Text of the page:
Originally published by Tom Brown at Honahlee
CBD Isolate vs Full Spectrum CBD vs Broad Spectrum CBD
Most people use the term CBD oil interchangeably for multiple products. The term CBD oil, however, is not necessarily accurate because many CBD oil products contain several cannabinoids. A majority of the CBD oil that you can get for medical and wellness purposes come from the hemp plant (vs marijuana). We differentiate CBD oils by their cannabinoid content.
There are three main types of CBD oil that you’ll hear about:
- Isolate (CBD)
- Full Spectrum CBD oil
- Broad Spectrum CBD oil
What is the difference between broad spectrum, full spectrum and isolate in CBD oil?
The difference between broad spectrum, full spectrum and CBD isolate is simply the chemical compound content found in each of the products.
Full spectrum CBD contains all of the cannabinoids and other plant compounds. Broad spectrum CBD contains all cannabinoids and plant compounds other than THC.
CBD isolate only contains CBD and is often found in crystal or powder form.
What is CBD isolate?
CBD isolate is a true ‘CBD or CBD oil’ because an isolate only contains CBD (cannabidiol) and does not contain any other cannabinoids, terpenes, or healthy fatty acids from the plant. Most companies sell isolate as a crystal or a powder, however, some sell it as an oil.
It is made through the same extraction process as other CBD oils. The difference is that once the cannabinoids are extracted, the CBD is filtered out. It then goes through a chilling process called winterisation, which removes all other chemical compounds.
Isolate is often used for vaping, and when in crystal or powder form is generally administered by putting it under the tongue. The benefits of isolate over other types of CBD are that it’s generally cheaper and it has no THC. The downside is that you miss out on the potential entourage effect which exists when a full spectrum of the cannabinoids is present in the oil.
What is Full Spectrum CBD Oil?
Full spectrum CBD oil is very different from CBD isolate. We say this because full spectrum CBD oil has CBD and all of the other cannabinoids (including THC), terpenes and fatty acids that naturally occur in the cannabis plant. Full spectrum CBD is often called a full or whole plant extract.
In a full spectrum extract, the oil goes through the cannabinoid extraction process and filtration, however, none of the cannabinoids or other compounds are removed. While full spectrum CBD does have THC, it does not contain enough THC to get you high. It will however likely show up on a roadside mouth swab test.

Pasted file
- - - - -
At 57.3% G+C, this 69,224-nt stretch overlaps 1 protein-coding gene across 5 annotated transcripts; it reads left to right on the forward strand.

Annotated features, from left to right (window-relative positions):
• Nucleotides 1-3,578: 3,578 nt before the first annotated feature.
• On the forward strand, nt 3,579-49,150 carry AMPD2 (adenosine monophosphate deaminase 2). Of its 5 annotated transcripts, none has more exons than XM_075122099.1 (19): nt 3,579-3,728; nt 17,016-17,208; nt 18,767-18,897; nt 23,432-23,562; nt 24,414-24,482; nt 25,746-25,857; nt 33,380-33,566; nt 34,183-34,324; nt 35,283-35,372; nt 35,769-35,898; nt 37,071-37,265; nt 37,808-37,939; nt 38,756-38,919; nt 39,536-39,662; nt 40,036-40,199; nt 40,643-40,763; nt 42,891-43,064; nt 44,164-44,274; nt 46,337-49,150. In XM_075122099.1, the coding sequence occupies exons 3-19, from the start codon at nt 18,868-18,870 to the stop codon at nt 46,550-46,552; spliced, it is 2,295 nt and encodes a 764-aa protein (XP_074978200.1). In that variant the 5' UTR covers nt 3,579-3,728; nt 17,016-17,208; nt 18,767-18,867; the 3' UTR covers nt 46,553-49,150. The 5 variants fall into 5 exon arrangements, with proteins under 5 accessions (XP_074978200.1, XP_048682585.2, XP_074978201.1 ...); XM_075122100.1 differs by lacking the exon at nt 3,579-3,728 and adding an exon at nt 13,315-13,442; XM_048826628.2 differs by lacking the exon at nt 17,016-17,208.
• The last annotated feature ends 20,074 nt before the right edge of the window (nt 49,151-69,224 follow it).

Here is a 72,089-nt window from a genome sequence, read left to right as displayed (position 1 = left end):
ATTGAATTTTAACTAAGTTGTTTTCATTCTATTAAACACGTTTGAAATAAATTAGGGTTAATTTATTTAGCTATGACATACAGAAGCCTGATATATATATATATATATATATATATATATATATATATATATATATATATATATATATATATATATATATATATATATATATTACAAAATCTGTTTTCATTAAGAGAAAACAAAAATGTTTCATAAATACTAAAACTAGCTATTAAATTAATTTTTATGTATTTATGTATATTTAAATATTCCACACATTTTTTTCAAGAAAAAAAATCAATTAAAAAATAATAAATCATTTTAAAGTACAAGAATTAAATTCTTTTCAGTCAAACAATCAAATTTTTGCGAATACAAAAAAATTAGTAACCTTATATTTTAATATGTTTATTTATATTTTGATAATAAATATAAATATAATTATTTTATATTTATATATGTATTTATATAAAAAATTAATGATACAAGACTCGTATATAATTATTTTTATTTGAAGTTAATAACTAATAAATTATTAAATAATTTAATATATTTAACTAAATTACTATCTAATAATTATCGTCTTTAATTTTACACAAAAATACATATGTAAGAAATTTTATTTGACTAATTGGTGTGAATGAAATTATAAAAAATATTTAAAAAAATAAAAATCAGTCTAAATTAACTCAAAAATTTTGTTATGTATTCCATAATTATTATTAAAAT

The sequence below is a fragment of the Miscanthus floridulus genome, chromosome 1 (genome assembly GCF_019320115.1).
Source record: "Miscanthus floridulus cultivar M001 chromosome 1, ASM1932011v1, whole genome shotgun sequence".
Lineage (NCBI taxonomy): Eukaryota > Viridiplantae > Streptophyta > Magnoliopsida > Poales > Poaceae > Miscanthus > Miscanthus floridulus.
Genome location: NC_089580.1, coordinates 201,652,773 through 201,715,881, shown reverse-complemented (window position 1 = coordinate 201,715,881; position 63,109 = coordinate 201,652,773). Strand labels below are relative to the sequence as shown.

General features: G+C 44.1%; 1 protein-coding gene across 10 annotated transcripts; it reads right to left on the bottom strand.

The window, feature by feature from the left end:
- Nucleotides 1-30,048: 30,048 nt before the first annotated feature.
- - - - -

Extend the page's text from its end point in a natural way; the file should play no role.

The benefits of a full spectrum CBD oil is that many of the other chemical compounds and cannabinoids in a full-plant extract have healing properties. For example, the terpenes in the cannabis plant are known to have anti-inflammatory properties. Other cannabinoids found in a whole plant extract are thought to enhance the overall benefits of taking CBD.
In 2005 a study concluded that a CBD oil with a full-plant extract had greater medicinal properties than only CBD. Because the oil has all of the cannabinoids and other chemical compounds, you will get the positive effects of the chemical synergies called the entourage effect.
What is Broad Spectrum CBD Oil?
Broad spectrum CBD oil is a middle ground between CBD isolate and full spectrum CBD oils. It has all of the cannabinoids and other chemical compounds except for THC. It has all the beneficial chemical compounds except for THC, so you’re likely to gain some of the beneficial effects of the entourage effect.
Broad spectrum CBD oil is not as easy to find as the other types of CBD oil. Like its counterparts, broad spectrum CBD oil goes through the normal extraction process. For places where THC is illegal, the benefit of broad spectrum CBD oil is that in the final stages of processing, the THC is removed from the extract. Therefore, broad spectrum CBD oil will not show up on a drug test if the test is looking for THC.
Not sure which extract is right for you? Chat to us to get your personalized recommendation!